Sensors 2010, 10(9), 8185-8197; doi:10.3390/s100908185
Article

Odours Influence Visually Induced Emotion: Behavior and Neuroimaging

1,2,3,4,5,* email and 2,3email
1 School of Psychology, Newcastle University, Callaghan 2308 NSW, Newcastle, Australia 2 Clinic of Neurology, Medical University Vienna, Währinger Gürtel 18-20, 1090 Vienna, Austria 3 Ludwig Boltzmann Institute for Functional Brain Topography, Vienna, Austria 4 Department of Psychology, Biological Psychology, University of Vienna, Liebiggasse 5, 1010 Vienna, Austria 5 Neuroconsult e.U., Applied Neuroscience Institute, Güntergasse 3/3, 1090 Vienna, Austria
* Author to whom correspondence should be addressed.
Received: 28 July 2010; in revised form: 26 August 2010 / Accepted: 31 August 2010 / Published: 1 September 2010
(This article belongs to the Special Issue Direct and Indirect Sensing of Odor and VOCs and Their Control)
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Abstract: The present study was conducted to investigate the influence of olfaction on subjective valence intensity ratings of visual presentations. Pictures of five different categories (baby, flower, erotic, fear and disgust) were presented each being associated with five different odour conditions [no odour, low and high concentrations of phenylethyl alcohol (positive odour) and low and high concentrations of hydrogen sulphide (negative odour)]. Study participants had to rate the emotional content of each picture with respect to valence and intensity while brain activities were recorded with a whole-cortex magnetoencephalograph (MEG). A significant interaction between odour condition and picture category with respect to rating performance was found. In particular, positive valence intensity ratings related to flowers were increased in positive and negative odour conditions. Negative valence intensity ratings related to disgusting pictures were also increased in positive and negative odour conditions. The only decrease was found in the baby category in the high concentration negative odour condition. No behavioural effects were found for the categories erotic and fear. Around 300 ms after stimulus onset odour-related brain activity effects were found for all picture categories. On the other hand, around 700 ms after stimulus onset odour-related brain activity effects occurred only in the flower, fear and disgust picture categories. We interpret that early information processing demonstrates more pronounced olfactory and visually induced emotion interaction than later information processing. Since the early time window more likely reflects subconscious information processing we interpret that interaction between olfaction and visually induced emotion mostly occurs below the level of consciousness. Later, rather conscious information processing, seems to be differently influenced by simultaneous olfaction depending on the kind of emotion elicited through the sense of vision.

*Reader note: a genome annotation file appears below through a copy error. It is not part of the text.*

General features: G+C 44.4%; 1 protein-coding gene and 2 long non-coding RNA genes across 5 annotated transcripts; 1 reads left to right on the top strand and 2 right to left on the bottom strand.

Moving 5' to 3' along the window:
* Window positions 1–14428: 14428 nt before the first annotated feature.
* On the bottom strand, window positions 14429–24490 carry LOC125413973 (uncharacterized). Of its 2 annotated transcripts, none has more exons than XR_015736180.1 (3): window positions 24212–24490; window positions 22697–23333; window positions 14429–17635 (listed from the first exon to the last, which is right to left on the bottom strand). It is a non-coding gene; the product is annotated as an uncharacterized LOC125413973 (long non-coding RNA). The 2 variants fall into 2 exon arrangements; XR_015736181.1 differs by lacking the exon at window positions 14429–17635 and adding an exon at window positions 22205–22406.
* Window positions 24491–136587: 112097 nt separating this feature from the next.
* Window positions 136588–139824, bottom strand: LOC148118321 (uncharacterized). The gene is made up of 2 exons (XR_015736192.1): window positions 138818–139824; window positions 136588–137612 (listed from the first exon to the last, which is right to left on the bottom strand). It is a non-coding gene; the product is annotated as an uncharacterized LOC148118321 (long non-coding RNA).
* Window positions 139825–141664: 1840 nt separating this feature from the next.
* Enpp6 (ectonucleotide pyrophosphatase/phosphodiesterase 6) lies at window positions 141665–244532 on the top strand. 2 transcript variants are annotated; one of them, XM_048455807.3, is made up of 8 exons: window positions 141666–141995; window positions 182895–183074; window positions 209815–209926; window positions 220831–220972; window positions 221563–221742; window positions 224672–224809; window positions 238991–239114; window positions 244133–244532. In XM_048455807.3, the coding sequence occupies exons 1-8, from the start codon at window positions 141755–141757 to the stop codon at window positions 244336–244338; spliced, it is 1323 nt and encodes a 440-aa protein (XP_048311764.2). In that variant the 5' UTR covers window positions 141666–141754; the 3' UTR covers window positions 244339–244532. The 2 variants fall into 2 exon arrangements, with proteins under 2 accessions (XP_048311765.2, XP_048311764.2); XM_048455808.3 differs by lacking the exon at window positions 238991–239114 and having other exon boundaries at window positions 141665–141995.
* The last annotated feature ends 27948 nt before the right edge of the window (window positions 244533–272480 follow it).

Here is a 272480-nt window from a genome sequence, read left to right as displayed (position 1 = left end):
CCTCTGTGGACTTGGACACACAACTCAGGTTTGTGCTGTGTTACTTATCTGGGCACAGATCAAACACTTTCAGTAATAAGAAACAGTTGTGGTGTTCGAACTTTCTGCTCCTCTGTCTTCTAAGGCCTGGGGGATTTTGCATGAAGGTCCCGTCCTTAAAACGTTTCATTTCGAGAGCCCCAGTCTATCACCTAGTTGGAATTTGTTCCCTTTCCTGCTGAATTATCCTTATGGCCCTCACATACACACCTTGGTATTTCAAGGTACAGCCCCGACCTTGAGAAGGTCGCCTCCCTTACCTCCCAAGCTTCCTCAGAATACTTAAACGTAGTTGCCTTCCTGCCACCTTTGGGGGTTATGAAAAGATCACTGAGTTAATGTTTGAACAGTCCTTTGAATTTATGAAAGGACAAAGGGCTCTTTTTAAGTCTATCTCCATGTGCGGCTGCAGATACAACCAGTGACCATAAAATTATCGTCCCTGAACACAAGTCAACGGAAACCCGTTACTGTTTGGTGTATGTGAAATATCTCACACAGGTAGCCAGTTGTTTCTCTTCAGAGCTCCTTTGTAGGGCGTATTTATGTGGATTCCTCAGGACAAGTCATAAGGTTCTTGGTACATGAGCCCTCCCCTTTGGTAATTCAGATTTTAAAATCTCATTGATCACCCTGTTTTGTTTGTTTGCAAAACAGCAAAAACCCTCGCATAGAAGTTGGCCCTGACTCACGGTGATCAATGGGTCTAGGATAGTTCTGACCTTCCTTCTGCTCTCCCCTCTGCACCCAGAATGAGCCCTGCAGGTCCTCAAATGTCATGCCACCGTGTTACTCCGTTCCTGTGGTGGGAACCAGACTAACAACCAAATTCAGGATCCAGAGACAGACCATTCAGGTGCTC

Keywords: emotion; olfaction; interaction; behavior; brain imaging

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MDPI and ACS Style

Walla, P.; Deecke, L. Odours Influence Visually Induced Emotion: Behavior and Neuroimaging. Sensors 2010, 10, 8185-8197.

AMA Style

Walla P, Deecke L. Odours Influence Visually Induced Emotion: Behavior and Neuroimaging. Sensors. 2010; 10(9):8185-8197.

Chicago/Turabian Style

Walla, Peter; Deecke, Lüder. 2010. "Odours Influence Visually Induced Emotion: Behavior and Neuroimaging." Sensors 10, no. 9: 8185-8197.

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